When will the scales fall from your AI eyes?

DataIQ’s Chief Knowledge Officer and Evangelist, David Reed, discusses the way guard rails can be implemented for generative AI strategies.
David Reed talking about AI.

This reflects the paradoxical nature of generative AI (genAI) and how it is perceived at two levels. Firstly, it is the darling of the hyperscale cloud service providers who have all of the compute power necessary to build and run LLMs and are now pushing them onto commercial organisations via licences and private cloud instances. No other type of business would now countenance building something similar. Alongside this, a tidal wave of very small start-ups is front-ending these solutions, leading to a major imbalance in terms of partner relationship management, due diligence and support – small providers at the front, global giants at the back with clients squeezed in between.  

Secondly, the scaled-up solutions that are being introduced seem to be tackling business problems and processes that suddenly look minor. Launched a virtual assistant for customers or agents? Great. Is that going to transform the organisation and unleash much-heralded exponential growth? Unlikely. 

The problem is that genAI is so close at hand that executives cannot understand the differences in scale between B2C and B2B solutions. Every day, we hear stories about senior business leaders announcing to their team that their children have created something amazing using a free genAI solution and demanding to know why they can’t come up with something like that.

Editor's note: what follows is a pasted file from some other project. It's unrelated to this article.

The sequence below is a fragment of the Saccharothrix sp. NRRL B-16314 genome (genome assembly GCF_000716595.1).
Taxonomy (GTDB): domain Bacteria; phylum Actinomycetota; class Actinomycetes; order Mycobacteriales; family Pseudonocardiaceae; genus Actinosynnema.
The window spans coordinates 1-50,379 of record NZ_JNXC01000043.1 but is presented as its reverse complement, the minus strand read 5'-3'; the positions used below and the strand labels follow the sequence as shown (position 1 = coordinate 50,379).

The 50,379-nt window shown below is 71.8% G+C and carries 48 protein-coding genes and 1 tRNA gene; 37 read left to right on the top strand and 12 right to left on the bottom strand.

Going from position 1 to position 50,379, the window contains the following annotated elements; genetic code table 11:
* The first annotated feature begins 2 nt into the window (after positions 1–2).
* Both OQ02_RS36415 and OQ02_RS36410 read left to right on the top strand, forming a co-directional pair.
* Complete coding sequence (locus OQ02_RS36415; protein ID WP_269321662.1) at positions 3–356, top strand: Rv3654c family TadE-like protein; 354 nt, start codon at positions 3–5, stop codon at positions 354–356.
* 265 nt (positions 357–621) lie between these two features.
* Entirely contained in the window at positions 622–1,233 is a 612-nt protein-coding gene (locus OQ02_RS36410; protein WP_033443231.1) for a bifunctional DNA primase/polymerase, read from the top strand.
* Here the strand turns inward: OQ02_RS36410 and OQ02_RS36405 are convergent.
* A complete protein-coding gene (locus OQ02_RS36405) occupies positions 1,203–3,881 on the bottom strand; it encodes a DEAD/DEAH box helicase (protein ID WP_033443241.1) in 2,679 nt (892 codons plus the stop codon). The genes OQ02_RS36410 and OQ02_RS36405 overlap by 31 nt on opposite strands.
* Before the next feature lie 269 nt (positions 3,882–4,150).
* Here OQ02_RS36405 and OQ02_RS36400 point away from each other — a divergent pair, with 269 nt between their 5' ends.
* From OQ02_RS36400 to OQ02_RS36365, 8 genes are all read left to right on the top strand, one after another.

ChatGPT, Bard, Gemini, and the rest have been launched into the world in fully consumerised ways, meaning few barriers to entry in terms of skills or cost. But translating that into an effective tool – even just for productivity in everyday tasks – without exposing sensitive and commercial data to the world is much more difficult. 

During the panel I ran at The London AI Summit, this question of how to apply guardrails without stifling innovation was very much to the fore. Where existing innovation and governance processes were already in place, scaling up has been a quicker and less risky affair. Lloyds Banking Group was quick to recognise the potential of ChatGPT and also to set up its Control Tower approach which considers, prioritises, governs and controls all new AI projects. As a result, it is among the leaders in this sector for adoption.  

What I was reminded of most strongly and which perhaps offers the best way to understand how this will play is the explosion of personal devices, such as mobile phones and laptops, during the early 00s. Initially, organisations resisted their use at work, but over time developed their Bring Your Own Device policies so that colleagues could enjoy the familiarity of their preferred tech without over-exposing the business to risks. 

Similar policies will need to emerge around genAI to take the consumer-level enthusiasm which might otherwise lead to rogue and grey adoption around the enterprise. Better to say to the business that it is moving closer to AI than to try to keep it a long distance away. 

 

To register for the DataIQ 100 Summit London, click here. 

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